E-commerce specialists are frustrated by what they claim is a foot-dragging attitude to internet services by Australia's banks.
Philip McCrea, who moderates the influential Internet Commerce Association mailing list, says banks are slow to recognise the internet as a business enabler.
"The whole concept of relationship banking over the internet is yet to be understood. The banks here keep looking at it from an accounting perspective as a way of reducing costs rather than enhancing business."
But there is evidence the banks' conservative approach is doing them no harm with customers in the big end of town.
US-based bank Chase Manhattan probably felt it was stealing a march on its domestic competition when it commissioned e-commerce organisation Tradelink ECA to come up with an internet-based electronic data interchange (EDI) service for Australian companies.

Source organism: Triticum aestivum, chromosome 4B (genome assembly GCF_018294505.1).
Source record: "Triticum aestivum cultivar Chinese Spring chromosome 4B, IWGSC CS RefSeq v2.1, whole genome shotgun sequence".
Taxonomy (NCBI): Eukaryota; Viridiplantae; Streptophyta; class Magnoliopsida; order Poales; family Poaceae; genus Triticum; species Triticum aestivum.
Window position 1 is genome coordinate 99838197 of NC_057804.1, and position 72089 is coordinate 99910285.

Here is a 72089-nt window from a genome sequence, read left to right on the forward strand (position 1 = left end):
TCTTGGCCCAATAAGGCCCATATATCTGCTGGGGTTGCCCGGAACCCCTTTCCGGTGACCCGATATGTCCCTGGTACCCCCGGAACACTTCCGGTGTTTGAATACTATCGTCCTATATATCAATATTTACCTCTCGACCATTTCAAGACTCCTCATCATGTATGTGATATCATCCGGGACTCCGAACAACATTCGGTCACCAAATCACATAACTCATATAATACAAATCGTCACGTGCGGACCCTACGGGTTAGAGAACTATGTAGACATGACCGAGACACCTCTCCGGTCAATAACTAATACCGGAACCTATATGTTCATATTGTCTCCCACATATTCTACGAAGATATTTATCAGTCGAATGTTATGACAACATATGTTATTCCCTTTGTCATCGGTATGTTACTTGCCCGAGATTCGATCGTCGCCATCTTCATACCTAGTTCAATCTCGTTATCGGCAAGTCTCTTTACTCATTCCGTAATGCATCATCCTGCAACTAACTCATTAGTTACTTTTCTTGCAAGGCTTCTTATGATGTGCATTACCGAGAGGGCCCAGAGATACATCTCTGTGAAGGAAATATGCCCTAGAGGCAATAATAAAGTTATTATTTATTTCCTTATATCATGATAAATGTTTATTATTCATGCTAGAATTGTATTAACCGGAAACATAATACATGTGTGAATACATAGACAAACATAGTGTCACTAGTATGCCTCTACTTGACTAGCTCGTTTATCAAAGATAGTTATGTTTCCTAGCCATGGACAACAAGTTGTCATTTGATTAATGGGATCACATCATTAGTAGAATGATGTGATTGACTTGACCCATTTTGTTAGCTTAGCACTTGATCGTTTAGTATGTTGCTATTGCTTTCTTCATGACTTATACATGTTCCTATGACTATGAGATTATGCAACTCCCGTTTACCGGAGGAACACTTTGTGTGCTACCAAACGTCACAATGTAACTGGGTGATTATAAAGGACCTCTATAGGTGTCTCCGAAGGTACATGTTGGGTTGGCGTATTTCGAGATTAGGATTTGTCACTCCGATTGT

However, two years later, Big W is still the only Australian customer for the service.
The domestic banking sector's lethargy about taking up internet opportunities puzzles e-commerce specialists.
"The banks say their customers have not been telling them they want it but I know users who have been asking for it for 10 years," Peter Blanchard, national marketing manager for Tradelink ECA, said.